The promise of IPTV – TV delivered using the Internet Protocol – was to bring all the utility and benefits of the Internet to the delivery of video services. These benefits included extreme interactivity and applying resources more efficiently.
To a degree, IPTV was supposed to do for TV what VoIP did for traditional phone service. IPTV was expected to make possible switching between channels without delay, interactive program guides, purchasing merchandise via TV while watching a commercial, video chatting with friends nationwide while watching the big game on the same TV and more. While some of these features have come to fruition, others still are in the works.
The Broadband Barrier
Delivering IPTV – especially multiple streams of HD-quality TV – has pushed the bandwidth envelop for telcos. While fiber offered near limitless bandwidth possibilities, fiber deployment hasn’t always been economical, especially because telcos must keep pricing competitive with established cable companies.
VDSL2 and hybrid fiber/copper networks have come to the telco rescue as a more economic choice. AT&T has used Fiber-to-the-Node (FTTN) coupled with VDSL2 (and ADSL2+) for the last mile for its U-verse service and has demonstrated continued success with this approach. And AT&T is not alone; CenturyLink, Frontier and Hawaii Telecom, among others, are all successfully deploying a hybrid fiber/VDSL2 network What’s more, technological developments including channel bonding and vectoring have made VDSL2 even more attractive as a last-mile option alongside FTTN deployments. These advances have not only expanded the loop length but have demonstrated the potential for reaching speeds as fast as 100 Mbps.
The Multiscreen Experience
The explosive adoption of such mobile devices as smartphones and tablets has necessitated the addition of more features to the IPTV wish list. These devices and the always-on broadband network surrounding them have created a new breed of connected consumers. They want to be in touch with all their information, entertainment and their acquaintances all the time, no matter where they are. They want a seamless entertainment experience over multiple screens. They can start watching their favorite show at home on the big-screen TV and continue watching it on their mobile phone on the go – adding more demands on IPTV.
The Connected Home
These days, more households have three or more TVs compared with two or fewer just a few years ago. This puts more pressure on service providers that now have to provide more HDTV streams as well as record/replay capabilities to multiple TVs in the household. Having a powerful home network with a single point of management via a broadband gateway offers a better, more affordable solution that is easier to manage, compared to separate set-top boxes for each TV. Over the years, several technologies including Wi-Fi, powerline networking, Home PNA (HPNA) and MoCA have been developed to create a seamless and transparent network capable of streaming HD media.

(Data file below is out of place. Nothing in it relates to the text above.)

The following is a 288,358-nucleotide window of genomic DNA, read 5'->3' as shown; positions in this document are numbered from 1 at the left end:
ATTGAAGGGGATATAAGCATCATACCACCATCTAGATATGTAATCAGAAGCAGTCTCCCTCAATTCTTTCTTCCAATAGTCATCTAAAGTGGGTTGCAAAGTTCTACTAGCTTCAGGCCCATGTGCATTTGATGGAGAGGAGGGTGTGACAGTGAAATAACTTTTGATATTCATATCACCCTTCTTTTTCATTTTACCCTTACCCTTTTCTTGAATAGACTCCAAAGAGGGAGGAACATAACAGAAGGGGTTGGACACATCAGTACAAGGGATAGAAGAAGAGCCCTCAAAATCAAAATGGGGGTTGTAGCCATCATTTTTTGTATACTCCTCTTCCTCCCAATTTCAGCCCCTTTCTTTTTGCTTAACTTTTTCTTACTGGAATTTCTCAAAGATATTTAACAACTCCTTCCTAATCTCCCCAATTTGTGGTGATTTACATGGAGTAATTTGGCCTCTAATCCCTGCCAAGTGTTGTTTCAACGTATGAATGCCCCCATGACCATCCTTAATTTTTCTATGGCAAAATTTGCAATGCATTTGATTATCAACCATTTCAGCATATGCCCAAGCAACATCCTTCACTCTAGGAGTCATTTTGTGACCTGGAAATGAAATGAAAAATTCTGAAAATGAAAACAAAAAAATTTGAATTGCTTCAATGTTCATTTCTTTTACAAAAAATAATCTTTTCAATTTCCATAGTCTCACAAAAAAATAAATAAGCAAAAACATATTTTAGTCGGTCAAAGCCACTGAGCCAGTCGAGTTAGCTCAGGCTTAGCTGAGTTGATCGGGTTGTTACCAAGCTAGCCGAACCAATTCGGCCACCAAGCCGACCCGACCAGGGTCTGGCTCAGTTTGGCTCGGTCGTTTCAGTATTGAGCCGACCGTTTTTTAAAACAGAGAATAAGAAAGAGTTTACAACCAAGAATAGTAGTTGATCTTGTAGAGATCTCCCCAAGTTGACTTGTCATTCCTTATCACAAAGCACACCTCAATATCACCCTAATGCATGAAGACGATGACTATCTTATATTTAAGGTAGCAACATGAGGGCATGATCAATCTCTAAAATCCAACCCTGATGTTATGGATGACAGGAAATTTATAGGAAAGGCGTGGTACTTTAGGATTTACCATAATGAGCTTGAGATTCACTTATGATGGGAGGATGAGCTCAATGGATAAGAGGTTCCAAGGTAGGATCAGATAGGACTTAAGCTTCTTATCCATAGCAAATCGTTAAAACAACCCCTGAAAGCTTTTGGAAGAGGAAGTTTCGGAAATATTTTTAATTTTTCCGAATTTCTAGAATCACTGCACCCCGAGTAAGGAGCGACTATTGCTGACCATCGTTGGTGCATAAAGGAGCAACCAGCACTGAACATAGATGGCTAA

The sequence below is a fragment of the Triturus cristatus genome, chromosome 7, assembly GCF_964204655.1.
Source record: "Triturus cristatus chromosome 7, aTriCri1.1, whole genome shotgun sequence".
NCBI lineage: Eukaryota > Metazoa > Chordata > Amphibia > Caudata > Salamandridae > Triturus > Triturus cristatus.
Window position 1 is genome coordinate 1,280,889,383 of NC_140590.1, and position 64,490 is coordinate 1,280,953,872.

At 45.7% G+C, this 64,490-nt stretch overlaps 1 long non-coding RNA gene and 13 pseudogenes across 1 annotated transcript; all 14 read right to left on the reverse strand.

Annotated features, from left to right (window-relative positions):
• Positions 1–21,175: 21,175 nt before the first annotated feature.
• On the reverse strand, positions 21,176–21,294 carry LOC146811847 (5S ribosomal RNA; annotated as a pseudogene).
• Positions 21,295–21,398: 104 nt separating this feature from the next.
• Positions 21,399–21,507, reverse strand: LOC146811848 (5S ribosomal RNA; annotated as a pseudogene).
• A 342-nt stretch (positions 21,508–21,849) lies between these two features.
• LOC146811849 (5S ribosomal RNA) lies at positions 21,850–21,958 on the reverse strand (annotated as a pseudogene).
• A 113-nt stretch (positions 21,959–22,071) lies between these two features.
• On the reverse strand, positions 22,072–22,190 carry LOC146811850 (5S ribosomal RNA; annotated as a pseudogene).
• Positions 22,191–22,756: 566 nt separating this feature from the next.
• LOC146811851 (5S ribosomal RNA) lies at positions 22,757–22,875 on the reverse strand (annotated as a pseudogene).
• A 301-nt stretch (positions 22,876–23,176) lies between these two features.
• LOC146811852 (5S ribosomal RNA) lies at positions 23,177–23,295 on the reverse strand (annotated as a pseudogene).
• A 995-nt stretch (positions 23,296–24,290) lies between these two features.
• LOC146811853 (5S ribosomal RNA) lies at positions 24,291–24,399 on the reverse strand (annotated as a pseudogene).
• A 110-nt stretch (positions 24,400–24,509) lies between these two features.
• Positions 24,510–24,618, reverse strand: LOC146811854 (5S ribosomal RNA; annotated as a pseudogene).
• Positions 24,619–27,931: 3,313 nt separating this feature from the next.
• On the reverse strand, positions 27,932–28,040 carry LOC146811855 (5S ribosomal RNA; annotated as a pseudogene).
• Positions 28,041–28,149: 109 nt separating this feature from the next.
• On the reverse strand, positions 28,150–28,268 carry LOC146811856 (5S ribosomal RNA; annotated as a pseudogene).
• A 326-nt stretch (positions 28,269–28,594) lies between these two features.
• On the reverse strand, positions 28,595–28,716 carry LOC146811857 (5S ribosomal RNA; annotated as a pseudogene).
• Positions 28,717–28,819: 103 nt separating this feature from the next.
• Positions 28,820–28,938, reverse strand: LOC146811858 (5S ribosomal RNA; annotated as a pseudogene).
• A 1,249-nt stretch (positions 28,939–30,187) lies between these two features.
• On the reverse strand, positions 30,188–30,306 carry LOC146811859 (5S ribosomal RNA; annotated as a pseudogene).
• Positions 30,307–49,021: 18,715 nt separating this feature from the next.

Powerline networking using the HomePlug AV standard is becoming extremely popular with carriers offering IPTV. In addition to “plug-n-play” simplicity, the latest HomePlug AV standard offers speeds as fast as 500 Mbps, optimized for HD media streaming. The latest 802.11ac Wi-Fi draft also promises speeds to 1300 Mbps, making it ideal for IPTV. However Wi-Fi media streamers that take advantage of the low-interference 5 GHz frequency band and the 802.11n Wi-Fi standard have been available for more than a year, and they have seen quick adoption by service providers for their Wi-Fi-loving subscribers. Home PNA and MoCA are other technologies that operate over coax cable and that offer high, stable bandwidth for HD media-streaming and IPTV.
In addition to cable companies, over the last few years, telcos also have been battling the “cord cutting” phenomenon for over-the-top (OTT) services like Hulu and Netflix, coupled with devices like Roku and Apple TV. However, IPTV is here to stay and has been gaining momentum. In 2012, cable lost 1.66 million customers, according to SNL Kagan, while telcos registered a gain for their IPTV services.
IPTV was a key revenue driver for all major telcos in 2012. Not only does IPTV provide higher ARPUs but it also increased the likelihood of subscribers buying three or four bundled services. Carriers recently saw a 70-percent-to-90-percent take rate in bundled services with IPTV. So the battle for TV domination is on, and the telcos, equipped with new technology, are up for the fight.
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ED NOTE: This article originally appeared in sister pub CT Daily.